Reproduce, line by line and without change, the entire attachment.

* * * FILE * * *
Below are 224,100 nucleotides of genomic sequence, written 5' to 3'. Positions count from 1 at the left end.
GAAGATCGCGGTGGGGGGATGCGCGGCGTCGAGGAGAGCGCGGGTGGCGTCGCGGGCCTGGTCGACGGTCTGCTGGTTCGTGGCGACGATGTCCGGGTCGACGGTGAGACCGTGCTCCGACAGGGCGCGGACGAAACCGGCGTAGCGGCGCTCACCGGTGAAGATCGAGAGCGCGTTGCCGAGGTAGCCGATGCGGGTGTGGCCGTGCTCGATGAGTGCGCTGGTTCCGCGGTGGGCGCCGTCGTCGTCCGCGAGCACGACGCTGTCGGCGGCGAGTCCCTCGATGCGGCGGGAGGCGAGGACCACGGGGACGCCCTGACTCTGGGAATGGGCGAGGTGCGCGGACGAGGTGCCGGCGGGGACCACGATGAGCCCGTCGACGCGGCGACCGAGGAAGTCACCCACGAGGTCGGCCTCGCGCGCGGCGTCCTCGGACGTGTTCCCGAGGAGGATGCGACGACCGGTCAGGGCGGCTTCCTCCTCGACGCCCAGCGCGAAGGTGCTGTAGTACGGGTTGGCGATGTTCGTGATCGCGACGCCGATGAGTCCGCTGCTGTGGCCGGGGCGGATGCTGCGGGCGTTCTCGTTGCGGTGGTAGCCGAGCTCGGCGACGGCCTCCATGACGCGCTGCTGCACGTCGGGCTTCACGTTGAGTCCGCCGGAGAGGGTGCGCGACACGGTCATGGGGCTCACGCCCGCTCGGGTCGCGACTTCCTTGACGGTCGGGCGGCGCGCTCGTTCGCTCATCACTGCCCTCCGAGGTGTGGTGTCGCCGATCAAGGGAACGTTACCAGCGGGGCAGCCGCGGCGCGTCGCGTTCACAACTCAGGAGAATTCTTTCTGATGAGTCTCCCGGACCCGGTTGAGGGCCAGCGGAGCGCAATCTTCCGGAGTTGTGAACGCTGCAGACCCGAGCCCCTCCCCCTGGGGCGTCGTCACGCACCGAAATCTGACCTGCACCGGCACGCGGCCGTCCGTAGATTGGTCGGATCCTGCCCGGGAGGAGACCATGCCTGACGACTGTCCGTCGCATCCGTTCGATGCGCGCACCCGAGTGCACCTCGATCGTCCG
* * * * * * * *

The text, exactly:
Below are 224,100 nucleotides of genomic sequence, written 5' to 3'. Positions count from 1 at the left end.
GAAGATCGCGGTGGGGGGATGCGCGGCGTCGAGGAGAGCGCGGGTGGCGTCGCGGGCCTGGTCGACGGTCTGCTGGTTCGTGGCGACGATGTCCGGGTCGACGGTGAGACCGTGCTCCGACAGGGCGCGGACGAAACCGGCGTAGCGGCGCTCACCGGTGAAGATCGAGAGCGCGTTGCCGAGGTAGCCGATGCGGGTGTGGCCGTGCTCGATGAGTGCGCTGGTTCCGCGGTGGGCGCCGTCGTCGTCCGCGAGCACGACGCTGTCGGCGGCGAGTCCCTCGATGCGGCGGGAGGCGAGGACCACGGGGACGCCCTGACTCTGGGAATGGGCGAGGTGCGCGGACGAGGTGCCGGCGGGGACCACGATGAGCCCGTCGACGCGGCGACCGAGGAAGTCACCCACGAGGTCGGCCTCGCGCGCGGCGTCCTCGGACGTGTTCCCGAGGAGGATGCGACGACCGGTCAGGGCGGCTTCCTCCTCGACGCCCAGCGCGAAGGTGCTGTAGTACGGGTTGGCGATGTTCGTGATCGCGACGCCGATGAGTCCGCTGCTGTGGCCGGGGCGGATGCTGCGGGCGTTCTCGTTGCGGTGGTAGCCGAGCTCGGCGACGGCCTCCATGACGCGCTGCTGCACGTCGGGCTTCACGTTGAGTCCGCCGGAGAGGGTGCGCGACACGGTCATGGGGCTCACGCCCGCTCGGGTCGCGACTTCCTTGACGGTCGGGCGGCGCGCTCGTTCGCTCATCACTGCCCTCCGAGGTGTGGTGTCGCCGATCAAGGGAACGTTACCAGCGGGGCAGCCGCGGCGCGTCGCGTTCACAACTCAGGAGAATTCTTTCTGATGAGTCTCCCGGACCCGGTTGAGGGCCAGCGGAGCGCAATCTTCCGGAGTTGTGAACGCTGCAGACCCGAGCCCCTCCCCCTGGGGCGTCGTCACGCACCGAAATCTGACCTGCACCGGCACGCGGCCGTCCGTAGATTGGTCGGATCCTGCCCGGGAGGAGACCATGCCTGACGACTGTCCGTCGCATCCGTTCGATGCGCGCACCCGAGTGCACCTCGATCGTCCG